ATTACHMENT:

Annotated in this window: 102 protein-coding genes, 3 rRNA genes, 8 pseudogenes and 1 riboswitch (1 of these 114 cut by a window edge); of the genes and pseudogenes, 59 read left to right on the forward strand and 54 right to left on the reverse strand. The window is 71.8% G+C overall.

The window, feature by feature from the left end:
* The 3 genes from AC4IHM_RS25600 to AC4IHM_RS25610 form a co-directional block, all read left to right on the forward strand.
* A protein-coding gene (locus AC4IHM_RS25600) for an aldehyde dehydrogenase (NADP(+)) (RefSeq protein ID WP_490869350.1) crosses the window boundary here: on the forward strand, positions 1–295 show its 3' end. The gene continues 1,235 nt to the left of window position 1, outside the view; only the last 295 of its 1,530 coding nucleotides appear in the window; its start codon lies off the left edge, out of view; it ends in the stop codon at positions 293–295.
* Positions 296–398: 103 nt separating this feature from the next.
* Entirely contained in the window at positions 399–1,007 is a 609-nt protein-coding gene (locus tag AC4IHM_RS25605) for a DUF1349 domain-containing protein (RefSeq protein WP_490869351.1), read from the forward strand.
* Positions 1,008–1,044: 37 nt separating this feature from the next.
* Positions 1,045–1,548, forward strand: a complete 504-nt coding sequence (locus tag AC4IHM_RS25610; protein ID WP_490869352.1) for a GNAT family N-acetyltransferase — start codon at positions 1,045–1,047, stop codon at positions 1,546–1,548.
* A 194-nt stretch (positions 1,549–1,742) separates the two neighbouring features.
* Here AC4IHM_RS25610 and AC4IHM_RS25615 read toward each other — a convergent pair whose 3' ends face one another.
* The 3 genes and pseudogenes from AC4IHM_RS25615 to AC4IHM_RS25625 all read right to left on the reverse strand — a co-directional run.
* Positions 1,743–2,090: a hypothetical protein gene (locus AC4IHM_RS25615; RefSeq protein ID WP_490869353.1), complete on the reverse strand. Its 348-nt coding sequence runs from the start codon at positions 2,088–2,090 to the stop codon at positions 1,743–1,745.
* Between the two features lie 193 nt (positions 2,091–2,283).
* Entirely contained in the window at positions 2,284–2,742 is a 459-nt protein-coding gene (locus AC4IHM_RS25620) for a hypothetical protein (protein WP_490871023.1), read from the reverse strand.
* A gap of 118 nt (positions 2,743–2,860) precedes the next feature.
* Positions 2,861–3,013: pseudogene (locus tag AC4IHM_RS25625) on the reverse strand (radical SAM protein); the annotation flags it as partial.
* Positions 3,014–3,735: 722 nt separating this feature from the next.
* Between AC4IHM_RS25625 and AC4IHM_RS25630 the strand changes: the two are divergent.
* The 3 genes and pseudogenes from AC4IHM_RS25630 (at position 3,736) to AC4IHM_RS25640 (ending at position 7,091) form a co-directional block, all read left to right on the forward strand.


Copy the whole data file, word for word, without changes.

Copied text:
Annotated in this window: 102 protein-coding genes, 3 rRNA genes, 8 pseudogenes and 1 riboswitch (1 of these 114 cut by a window edge); of the genes and pseudogenes, 59 read left to right on the forward strand and 54 right to left on the reverse strand. The window is 71.8% G+C overall.

The window, feature by feature from the left end:
* The 3 genes from AC4IHM_RS25600 to AC4IHM_RS25610 form a co-directional block, all read left to right on the forward strand.
* A protein-coding gene (locus AC4IHM_RS25600) for an aldehyde dehydrogenase (NADP(+)) (RefSeq protein ID WP_490869350.1) crosses the window boundary here: on the forward strand, positions 1–295 show its 3' end. The gene continues 1,235 nt to the left of window position 1, outside the view; only the last 295 of its 1,530 coding nucleotides appear in the window; its start codon lies off the left edge, out of view; it ends in the stop codon at positions 293–295.
* Positions 296–398: 103 nt separating this feature from the next.
* Entirely contained in the window at positions 399–1,007 is a 609-nt protein-coding gene (locus tag AC4IHM_RS25605) for a DUF1349 domain-containing protein (RefSeq protein WP_490869351.1), read from the forward strand.
* Positions 1,008–1,044: 37 nt separating this feature from the next.
* Positions 1,045–1,548, forward strand: a complete 504-nt coding sequence (locus tag AC4IHM_RS25610; protein ID WP_490869352.1) for a GNAT family N-acetyltransferase — start codon at positions 1,045–1,047, stop codon at positions 1,546–1,548.
* A 194-nt stretch (positions 1,549–1,742) separates the two neighbouring features.
* Here AC4IHM_RS25610 and AC4IHM_RS25615 read toward each other — a convergent pair whose 3' ends face one another.
* The 3 genes and pseudogenes from AC4IHM_RS25615 to AC4IHM_RS25625 all read right to left on the reverse strand — a co-directional run.
* Positions 1,743–2,090: a hypothetical protein gene (locus AC4IHM_RS25615; RefSeq protein ID WP_490869353.1), complete on the reverse strand. Its 348-nt coding sequence runs from the start codon at positions 2,088–2,090 to the stop codon at positions 1,743–1,745.
* Between the two features lie 193 nt (positions 2,091–2,283).
* Entirely contained in the window at positions 2,284–2,742 is a 459-nt protein-coding gene (locus AC4IHM_RS25620) for a hypothetical protein (protein WP_490871023.1), read from the reverse strand.
* A gap of 118 nt (positions 2,743–2,860) precedes the next feature.
* Positions 2,861–3,013: pseudogene (locus tag AC4IHM_RS25625) on the reverse strand (radical SAM protein); the annotation flags it as partial.
* Positions 3,014–3,735: 722 nt separating this feature from the next.
* Between AC4IHM_RS25625 and AC4IHM_RS25630 the strand changes: the two are divergent.
* The 3 genes and pseudogenes from AC4IHM_RS25630 (at position 3,736) to AC4IHM_RS25640 (ending at position 7,091) form a co-directional block, all read left to right on the forward strand.